An insider Champagne, the Comtes de Champagne from Taittinger 2011 is at a great moment to begin drinking. A Blanc de Blancs made entirely from Chardonnay grapes sourced from entirely from Grand Cru vineyards in Avize, Chouilly, Cramant, Le Mesnil-sur-Oger and Oger, this is accomplished and moreish, with plenty of grip, green apple, quince and citrus fruit, with expertly-maintained kicks of citrus peel and apricot pit through the palate, deepening in complexity and exotic fruit expression in the glass. 9 years on the lees, disgorged April 2021, 9 g/l dosage.
Drink 2022 - 2038
Jane Anson, Inside Bordeaux (June 2022)
From grand cru vineyards in Avize, Chouilly, Cramant, Le Mesnil-sur-Oger and Oger. Aged for nine years in Taittinger's particularly deep cellars. Dosage 9 g/l.
Quite a deep greenish primrose yellow. Meaty, substantial, quite savoury evolution on the nose. Bone-dry finish but no shortage of rather captivating fruit before then. Very appetising with good steady bead and no aggressive froth. A very successful Comtes with a deep undertow. This may have been a challenging vintage but the Taittinger team seem to have risen well to the challenges.
Drink 2021 - 2029
Jancis Robinson MW, JancisRobinson.com (November 2021)
After the tightly coiled, hyper-concentrated 2008, Taittinger's 2011 Brut Blanc de Blancs Comtes de Champagne represents a more immediate, charming rendition of this cuvée. Bursting from the glass with aromas of orchard and stone fruit mingled with notions of pastry cream, blanched almonds and mandarin, it's medium to full-bodied, pillowy and fleshy, with a soft and enveloping profile, lively acids and a pretty pinpoint mousse. Readers might think of the 2011 as a somewhat less reductive and less intense stylistic sibling of the 2006, and as it takes on more toasty complexity with bottle age, it will make for immensely seductive drinking.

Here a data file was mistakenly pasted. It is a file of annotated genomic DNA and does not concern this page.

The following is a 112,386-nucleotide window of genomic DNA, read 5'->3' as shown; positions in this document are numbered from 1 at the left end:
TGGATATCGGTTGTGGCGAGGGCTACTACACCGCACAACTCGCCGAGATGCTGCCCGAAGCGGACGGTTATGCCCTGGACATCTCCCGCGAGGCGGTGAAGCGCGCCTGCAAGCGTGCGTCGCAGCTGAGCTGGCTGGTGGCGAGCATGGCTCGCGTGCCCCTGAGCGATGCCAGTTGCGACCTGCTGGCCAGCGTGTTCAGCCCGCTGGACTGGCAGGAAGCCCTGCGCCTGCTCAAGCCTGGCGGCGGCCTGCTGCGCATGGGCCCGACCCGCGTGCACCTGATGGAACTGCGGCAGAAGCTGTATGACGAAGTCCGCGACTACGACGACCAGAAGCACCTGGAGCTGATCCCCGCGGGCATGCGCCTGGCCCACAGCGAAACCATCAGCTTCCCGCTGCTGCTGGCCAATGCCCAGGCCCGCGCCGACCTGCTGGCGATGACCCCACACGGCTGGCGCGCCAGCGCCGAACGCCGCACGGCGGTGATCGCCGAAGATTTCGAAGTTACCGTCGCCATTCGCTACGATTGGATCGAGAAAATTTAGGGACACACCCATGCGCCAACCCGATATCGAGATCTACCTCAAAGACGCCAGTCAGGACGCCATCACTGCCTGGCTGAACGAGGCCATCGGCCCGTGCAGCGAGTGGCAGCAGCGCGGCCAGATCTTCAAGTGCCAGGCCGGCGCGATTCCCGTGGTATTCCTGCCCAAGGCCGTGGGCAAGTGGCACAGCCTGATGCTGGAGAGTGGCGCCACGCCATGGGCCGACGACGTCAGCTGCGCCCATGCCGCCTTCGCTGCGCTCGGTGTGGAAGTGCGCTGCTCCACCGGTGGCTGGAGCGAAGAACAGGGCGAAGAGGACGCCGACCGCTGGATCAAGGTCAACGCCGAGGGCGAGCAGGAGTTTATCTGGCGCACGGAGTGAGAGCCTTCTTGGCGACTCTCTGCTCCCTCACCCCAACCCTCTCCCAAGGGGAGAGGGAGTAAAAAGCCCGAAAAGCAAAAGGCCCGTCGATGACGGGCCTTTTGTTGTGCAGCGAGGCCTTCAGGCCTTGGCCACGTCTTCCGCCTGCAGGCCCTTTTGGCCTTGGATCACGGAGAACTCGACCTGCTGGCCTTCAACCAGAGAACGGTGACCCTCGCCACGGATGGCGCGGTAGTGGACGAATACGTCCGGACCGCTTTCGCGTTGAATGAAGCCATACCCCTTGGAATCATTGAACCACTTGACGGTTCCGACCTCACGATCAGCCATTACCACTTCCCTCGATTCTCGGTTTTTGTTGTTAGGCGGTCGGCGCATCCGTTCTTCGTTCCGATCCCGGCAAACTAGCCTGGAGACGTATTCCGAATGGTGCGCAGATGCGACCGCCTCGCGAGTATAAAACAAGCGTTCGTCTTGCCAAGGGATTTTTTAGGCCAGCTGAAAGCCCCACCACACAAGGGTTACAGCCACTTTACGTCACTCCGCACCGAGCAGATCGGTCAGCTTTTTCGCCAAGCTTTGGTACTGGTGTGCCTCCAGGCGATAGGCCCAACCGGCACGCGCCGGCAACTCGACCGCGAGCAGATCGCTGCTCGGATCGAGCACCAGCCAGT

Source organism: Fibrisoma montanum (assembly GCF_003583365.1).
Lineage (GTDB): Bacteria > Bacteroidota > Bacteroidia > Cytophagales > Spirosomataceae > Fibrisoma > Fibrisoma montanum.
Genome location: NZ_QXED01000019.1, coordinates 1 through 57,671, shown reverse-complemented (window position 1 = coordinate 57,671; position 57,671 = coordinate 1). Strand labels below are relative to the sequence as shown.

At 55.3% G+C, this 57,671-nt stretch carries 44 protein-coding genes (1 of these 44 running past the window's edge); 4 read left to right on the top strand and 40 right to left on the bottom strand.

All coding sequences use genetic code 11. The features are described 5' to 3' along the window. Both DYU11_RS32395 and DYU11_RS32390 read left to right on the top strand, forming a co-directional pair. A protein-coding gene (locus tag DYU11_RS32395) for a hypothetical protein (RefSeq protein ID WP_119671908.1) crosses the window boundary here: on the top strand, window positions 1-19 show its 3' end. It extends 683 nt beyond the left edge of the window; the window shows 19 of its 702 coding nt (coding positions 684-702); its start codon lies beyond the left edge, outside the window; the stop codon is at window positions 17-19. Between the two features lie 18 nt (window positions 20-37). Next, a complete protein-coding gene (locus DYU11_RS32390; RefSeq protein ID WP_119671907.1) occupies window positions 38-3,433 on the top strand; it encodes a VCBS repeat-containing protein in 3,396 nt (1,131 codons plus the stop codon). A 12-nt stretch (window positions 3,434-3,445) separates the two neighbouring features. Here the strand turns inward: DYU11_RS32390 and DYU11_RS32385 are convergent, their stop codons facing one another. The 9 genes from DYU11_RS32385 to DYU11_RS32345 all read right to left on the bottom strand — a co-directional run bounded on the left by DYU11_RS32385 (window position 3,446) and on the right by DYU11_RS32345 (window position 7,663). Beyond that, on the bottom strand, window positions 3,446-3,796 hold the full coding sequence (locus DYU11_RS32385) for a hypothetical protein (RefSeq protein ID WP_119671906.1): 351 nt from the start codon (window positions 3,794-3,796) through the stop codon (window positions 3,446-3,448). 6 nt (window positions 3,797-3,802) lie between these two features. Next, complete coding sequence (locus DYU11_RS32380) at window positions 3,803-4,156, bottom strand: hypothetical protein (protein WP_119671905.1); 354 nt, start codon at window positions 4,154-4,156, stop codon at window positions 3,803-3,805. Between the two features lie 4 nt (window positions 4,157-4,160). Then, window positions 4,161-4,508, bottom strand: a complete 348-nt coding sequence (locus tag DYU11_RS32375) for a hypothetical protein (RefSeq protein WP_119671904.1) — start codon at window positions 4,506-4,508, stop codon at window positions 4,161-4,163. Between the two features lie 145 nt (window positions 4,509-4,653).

Drink 2021 - 2035
William Kelley, Wine Advocate (October 2021)
A firm, fresh Comtes with a tight and composed palate. It’s full-bodied with a racy mid-palate. Long and persistent. Very structured with phenolics and acidity. Minerally. Floral, too. Refreshing and energetic. September 2021 release.
Drink or hold
James Suckling, JamesSuckling.com (May 2021)
100% Chardonnay sourced from five grand cru villages: Avize, Chouilly, Cramant, Mesnil-sur-Oger and Oger. Superb bouquet revealing scents of mirabelle plums, orchard fruits, brioche, pastry, and liquorice, complicated by classy autolytic notes. On the palate, this remarkable 2011 has a tauter and more fine-boned texture than usual, which is enhanced by bubbles of striking finesse and delicacy. This is indeed a very refined, chamber-music-like Comtes de Champagne that ends ethereally with airy harmonics and chalky notes infused with candied lemon. Dosage: 9g/L. Disgorged: April 2021.
Drink 2021 - 2040
Yohan Castaing, Decanter.com (September 2021)